FIG. 11 illustrates a fragmentary longitudinal sectional view through a portion of a plug-in fuse assembly like that shown in FIGS. 1-10 but which has been modified by adding a magnifying lens to the outer wall of the housing thereof;

FIG. 12 illustrates a fragmentary side elevational view of a plug-in fuse assembly modified from that shown in FIGS. 1-11 in that the wings on the terminal-forming blade portions of the plug-in fuse element have been removed to indicate a lower current rated fuse.

FIG. 13 illustrates the milling of the strip before it is blanked or stamped as illustrated in FIGS. 9 and 10.

FIG. 14 illustrates the milled strip of FIG. 13 after it is squeezed or compressed and before it is blanked or stamped as illustrated in FIGS. 9 and 10.

FIG. 15 illustrates the milled and squeezed strip of FIG. 14 after it has been partially blanked or stamped and before it is completely blanked or stamped as illustrated in FIGS. 9 and 10 in the event that it should be desirable to utilize two progressive stages of blanking or stamping instead of a single stage.

DESCRIPTION OF THE PREFERRED EMBODIMENT OF THE INVENTION

Referring now more particularly to FIGS. 1-4, there is shown a plug-in fuse assembly 2 made of only two component parts, namely a plug-in fuse element 4 which most advantageously is a single stamping from a strip of fuse metal, and a housing 6 which most advantageously is a single piece synthetic plastic molded part defining a space therein into which portions of the plug-in fuse element 4 extend and are secured in any suitable way, but most preferably by a cold staking operation to be described.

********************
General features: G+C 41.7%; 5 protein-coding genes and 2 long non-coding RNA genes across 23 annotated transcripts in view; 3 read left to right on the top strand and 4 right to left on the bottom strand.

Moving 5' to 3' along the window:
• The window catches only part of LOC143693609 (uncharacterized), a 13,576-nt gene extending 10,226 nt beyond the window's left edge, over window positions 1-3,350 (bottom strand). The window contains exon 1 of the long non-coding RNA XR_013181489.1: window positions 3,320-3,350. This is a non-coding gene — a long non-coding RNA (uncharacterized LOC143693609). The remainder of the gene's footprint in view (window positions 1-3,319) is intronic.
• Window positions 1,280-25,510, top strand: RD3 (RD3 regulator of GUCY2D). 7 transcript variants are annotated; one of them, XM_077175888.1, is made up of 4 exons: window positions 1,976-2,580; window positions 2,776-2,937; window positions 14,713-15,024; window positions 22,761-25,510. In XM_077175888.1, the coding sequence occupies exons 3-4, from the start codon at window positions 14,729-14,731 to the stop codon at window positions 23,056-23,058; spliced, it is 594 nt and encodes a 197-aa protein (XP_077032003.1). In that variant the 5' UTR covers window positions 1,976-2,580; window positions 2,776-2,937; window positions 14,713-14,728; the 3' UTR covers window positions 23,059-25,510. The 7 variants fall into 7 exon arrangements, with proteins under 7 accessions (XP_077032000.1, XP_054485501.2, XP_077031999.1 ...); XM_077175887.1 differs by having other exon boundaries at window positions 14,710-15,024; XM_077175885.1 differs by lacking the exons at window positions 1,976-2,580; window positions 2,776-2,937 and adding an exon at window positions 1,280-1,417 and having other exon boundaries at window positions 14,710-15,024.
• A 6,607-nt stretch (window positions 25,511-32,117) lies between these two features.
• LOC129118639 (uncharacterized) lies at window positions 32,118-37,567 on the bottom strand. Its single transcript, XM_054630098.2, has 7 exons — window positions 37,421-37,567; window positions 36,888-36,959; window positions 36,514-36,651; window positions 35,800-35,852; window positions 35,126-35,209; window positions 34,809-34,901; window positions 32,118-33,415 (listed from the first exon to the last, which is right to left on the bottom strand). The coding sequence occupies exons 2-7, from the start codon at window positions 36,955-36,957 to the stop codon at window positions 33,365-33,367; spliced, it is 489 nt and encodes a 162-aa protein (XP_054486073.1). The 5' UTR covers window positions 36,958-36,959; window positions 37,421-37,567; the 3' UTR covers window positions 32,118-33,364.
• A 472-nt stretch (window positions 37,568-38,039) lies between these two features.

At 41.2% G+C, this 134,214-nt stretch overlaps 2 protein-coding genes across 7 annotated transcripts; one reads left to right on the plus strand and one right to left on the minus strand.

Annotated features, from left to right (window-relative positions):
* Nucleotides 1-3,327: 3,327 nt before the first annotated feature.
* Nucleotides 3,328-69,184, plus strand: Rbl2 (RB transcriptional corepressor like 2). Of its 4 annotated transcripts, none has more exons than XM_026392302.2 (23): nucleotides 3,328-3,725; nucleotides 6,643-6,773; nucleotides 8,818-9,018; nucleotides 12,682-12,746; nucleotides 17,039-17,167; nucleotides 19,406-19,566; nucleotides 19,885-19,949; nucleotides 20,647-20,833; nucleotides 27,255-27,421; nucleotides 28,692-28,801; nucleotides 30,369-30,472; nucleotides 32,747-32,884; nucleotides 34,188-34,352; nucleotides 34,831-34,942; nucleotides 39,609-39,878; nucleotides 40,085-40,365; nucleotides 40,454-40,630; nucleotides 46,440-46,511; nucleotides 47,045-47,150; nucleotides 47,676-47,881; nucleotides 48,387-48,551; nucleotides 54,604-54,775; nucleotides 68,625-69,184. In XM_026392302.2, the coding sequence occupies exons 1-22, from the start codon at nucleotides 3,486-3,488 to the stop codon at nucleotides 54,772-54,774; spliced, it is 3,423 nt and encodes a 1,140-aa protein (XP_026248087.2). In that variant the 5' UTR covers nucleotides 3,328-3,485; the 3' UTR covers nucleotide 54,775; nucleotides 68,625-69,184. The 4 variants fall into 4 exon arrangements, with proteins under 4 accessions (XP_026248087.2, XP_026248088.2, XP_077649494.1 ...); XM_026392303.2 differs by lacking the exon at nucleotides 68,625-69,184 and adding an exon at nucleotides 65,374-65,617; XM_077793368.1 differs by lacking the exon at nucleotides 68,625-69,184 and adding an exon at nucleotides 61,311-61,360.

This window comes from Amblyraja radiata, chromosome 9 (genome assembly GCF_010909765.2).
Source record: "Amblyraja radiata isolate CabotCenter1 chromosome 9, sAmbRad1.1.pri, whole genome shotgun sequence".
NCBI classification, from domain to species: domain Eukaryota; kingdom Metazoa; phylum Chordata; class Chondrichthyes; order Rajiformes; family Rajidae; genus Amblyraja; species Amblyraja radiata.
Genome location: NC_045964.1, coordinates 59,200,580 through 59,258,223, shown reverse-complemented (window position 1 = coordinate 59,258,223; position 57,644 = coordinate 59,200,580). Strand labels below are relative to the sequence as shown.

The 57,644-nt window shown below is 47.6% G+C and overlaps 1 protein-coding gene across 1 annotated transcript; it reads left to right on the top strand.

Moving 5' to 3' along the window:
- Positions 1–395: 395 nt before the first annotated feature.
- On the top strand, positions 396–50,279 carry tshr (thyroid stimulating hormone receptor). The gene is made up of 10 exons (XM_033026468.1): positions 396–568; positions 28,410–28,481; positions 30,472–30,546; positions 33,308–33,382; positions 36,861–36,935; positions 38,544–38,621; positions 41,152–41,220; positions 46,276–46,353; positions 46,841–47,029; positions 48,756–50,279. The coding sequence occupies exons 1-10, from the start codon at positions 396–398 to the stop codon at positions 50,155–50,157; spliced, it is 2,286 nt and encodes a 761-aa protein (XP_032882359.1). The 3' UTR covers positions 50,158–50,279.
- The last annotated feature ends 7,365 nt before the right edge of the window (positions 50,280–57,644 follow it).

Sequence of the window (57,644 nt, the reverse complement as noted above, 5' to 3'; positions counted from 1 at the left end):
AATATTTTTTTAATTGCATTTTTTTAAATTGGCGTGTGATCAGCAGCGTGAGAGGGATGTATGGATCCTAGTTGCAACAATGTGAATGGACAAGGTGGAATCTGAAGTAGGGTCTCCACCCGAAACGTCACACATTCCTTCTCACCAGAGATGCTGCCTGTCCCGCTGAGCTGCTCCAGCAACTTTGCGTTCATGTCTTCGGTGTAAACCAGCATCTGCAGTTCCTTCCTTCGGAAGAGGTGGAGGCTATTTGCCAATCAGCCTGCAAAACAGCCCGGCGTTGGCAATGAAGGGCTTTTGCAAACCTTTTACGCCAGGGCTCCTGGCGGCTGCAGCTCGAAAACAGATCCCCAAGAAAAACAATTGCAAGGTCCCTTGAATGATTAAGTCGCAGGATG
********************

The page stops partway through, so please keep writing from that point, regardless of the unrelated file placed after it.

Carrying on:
The plug-in fuse element 4 has terminal-forming blade portions 8--8 extending in spaced parallel relationship from the inner or bottom margin of the housing 6 in what will be referred to as a downward or inwardly extending direction. The ends of the terminal-forming blade portions 8--8 of the plug-in fuse element are most advantageously tapered at 9--9 to form pointed end portions which readily slip into place between the confronting walls of conventional spring clip terminals (not shown) supported in mounting panel apertures. The terminal-forming blade portions 8--8 of the plug-in fuse element 4 have inwardly extending rough current rating indicating wings or projections 10--10, to provide a more massive appearance to the exposed terminal-forming portions 8--8 of the plug-in fuse element 4, identifying the fact that the fuse assembly is one having a relatively high current rating, such as in the range of from 20 to 30 amps. (The exact current rating is indicated by indicia 13 on the outer walls of the housing as shown in FIGS. 1-3. Where a plug-in fuse element has a relatively low current rating such as 5 to 15 amperes, the wings 10--10 are eliminated so the user knows immediately that the plug-in fuse element which does not have any wings is for a lower current rated application. Such a plug-in fuse element is shown in FIG. 12.)